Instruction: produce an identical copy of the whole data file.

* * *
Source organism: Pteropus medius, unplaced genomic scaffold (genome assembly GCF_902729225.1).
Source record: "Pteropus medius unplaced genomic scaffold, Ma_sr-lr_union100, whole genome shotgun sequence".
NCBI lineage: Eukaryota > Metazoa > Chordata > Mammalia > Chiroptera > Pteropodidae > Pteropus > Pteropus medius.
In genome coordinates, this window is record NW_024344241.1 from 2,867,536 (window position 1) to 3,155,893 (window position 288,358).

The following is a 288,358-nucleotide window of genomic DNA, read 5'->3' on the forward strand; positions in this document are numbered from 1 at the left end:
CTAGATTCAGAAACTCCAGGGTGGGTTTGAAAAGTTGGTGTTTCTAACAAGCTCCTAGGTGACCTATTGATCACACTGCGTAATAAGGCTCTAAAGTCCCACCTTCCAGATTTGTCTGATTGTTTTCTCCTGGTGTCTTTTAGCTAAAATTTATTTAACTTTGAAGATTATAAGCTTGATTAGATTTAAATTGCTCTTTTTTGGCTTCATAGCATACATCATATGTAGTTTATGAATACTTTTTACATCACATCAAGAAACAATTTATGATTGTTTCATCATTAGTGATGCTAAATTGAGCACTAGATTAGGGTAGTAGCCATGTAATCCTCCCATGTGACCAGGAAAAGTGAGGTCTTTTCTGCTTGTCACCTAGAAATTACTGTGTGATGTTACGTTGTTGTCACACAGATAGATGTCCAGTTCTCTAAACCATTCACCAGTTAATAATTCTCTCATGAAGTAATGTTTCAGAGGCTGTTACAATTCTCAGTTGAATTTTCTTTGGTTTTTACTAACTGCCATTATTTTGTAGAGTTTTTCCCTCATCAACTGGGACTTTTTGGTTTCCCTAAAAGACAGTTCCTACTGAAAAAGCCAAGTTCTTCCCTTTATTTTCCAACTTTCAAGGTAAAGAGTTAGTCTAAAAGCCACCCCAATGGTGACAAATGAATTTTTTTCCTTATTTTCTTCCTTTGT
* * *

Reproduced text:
Source organism: Pteropus medius, unplaced genomic scaffold (genome assembly GCF_902729225.1).
Source record: "Pteropus medius unplaced genomic scaffold, Ma_sr-lr_union100, whole genome shotgun sequence".
NCBI lineage: Eukaryota > Metazoa > Chordata > Mammalia > Chiroptera > Pteropodidae > Pteropus > Pteropus medius.
In genome coordinates, this window is record NW_024344241.1 from 2,867,536 (window position 1) to 3,155,893 (window position 288,358).

The following is a 288,358-nucleotide window of genomic DNA, read 5'->3' on the forward strand; positions in this document are numbered from 1 at the left end:
CTAGATTCAGAAACTCCAGGGTGGGTTTGAAAAGTTGGTGTTTCTAACAAGCTCCTAGGTGACCTATTGATCACACTGCGTAATAAGGCTCTAAAGTCCCACCTTCCAGATTTGTCTGATTGTTTTCTCCTGGTGTCTTTTAGCTAAAATTTATTTAACTTTGAAGATTATAAGCTTGATTAGATTTAAATTGCTCTTTTTTGGCTTCATAGCATACATCATATGTAGTTTATGAATACTTTTTACATCACATCAAGAAACAATTTATGATTGTTTCATCATTAGTGATGCTAAATTGAGCACTAGATTAGGGTAGTAGCCATGTAATCCTCCCATGTGACCAGGAAAAGTGAGGTCTTTTCTGCTTGTCACCTAGAAATTACTGTGTGATGTTACGTTGTTGTCACACAGATAGATGTCCAGTTCTCTAAACCATTCACCAGTTAATAATTCTCTCATGAAGTAATGTTTCAGAGGCTGTTACAATTCTCAGTTGAATTTTCTTTGGTTTTTACTAACTGCCATTATTTTGTAGAGTTTTTCCCTCATCAACTGGGACTTTTTGGTTTCCCTAAAAGACAGTTCCTACTGAAAAAGCCAAGTTCTTCCCTTTATTTTCCAACTTTCAAGGTAAAGAGTTAGTCTAAAAGCCACCCCAATGGTGACAAATGAATTTTTTTCCTTATTTTCTTCCTTTGT